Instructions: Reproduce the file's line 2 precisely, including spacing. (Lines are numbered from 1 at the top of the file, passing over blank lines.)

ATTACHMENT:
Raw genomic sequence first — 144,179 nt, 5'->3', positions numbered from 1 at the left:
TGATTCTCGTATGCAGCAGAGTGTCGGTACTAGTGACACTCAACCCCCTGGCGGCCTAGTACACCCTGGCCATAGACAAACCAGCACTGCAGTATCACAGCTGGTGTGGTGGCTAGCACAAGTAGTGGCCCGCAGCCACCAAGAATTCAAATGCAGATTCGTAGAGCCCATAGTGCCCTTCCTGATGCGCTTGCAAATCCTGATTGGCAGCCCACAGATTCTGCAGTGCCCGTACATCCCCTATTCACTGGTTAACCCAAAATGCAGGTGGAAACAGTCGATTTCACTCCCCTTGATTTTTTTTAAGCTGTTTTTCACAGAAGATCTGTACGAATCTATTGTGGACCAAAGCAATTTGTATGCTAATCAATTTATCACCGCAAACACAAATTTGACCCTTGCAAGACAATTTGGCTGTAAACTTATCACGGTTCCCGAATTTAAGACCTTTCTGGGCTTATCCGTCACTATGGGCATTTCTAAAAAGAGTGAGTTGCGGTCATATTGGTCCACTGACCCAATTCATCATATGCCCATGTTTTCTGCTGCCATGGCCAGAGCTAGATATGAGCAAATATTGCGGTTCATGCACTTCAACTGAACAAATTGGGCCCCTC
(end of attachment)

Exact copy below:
TGATTCTCGTATGCAGCAGAGTGTCGGTACTAGTGACACTCAACCCCCTGGCGGCCTAGTACACCCTGGCCATAGACAAACCAGCACTGCAGTATCACAGCTGGTGTGGTGGCTAGCACAAGTAGTGGCCCGCAGCCACCAAGAATTCAAATGCAGATTCGTAGAGCCCATAGTGCCCTTCCTGATGCGCTTGCAAATCCTGATTGGCAGCCCACAGATTCTGCAGTGCCCGTACATCCCCTATTCACTGGTTAACCCAAAATGCAGGTGGAAACAGTCGATTTCACTCCCCTTGATTTTTTTTAAGCTGTTTTTCACAGAAGATCTGTACGAATCTATTGTGGACCAAAGCAATTTGTATGCTAATCAATTTATCACCGCAAACACAAATTTGACCCTTGCAAGACAATTTGGCTGTAAACTTATCACGGTTCCCGAATTTAAGACCTTTCTGGGCTTATCCGTCACTATGGGCATTTCTAAAAAGAGTGAGTTGCGGTCATATTGGTCCACTGACCCAATTCATCATATGCCCATGTTTTCTGCTGCCATGGCCAGAGCTAGATATGAGCAAATATTGCGGTTCATGCACTTCAACTGAACAAATTGGGCCCCTC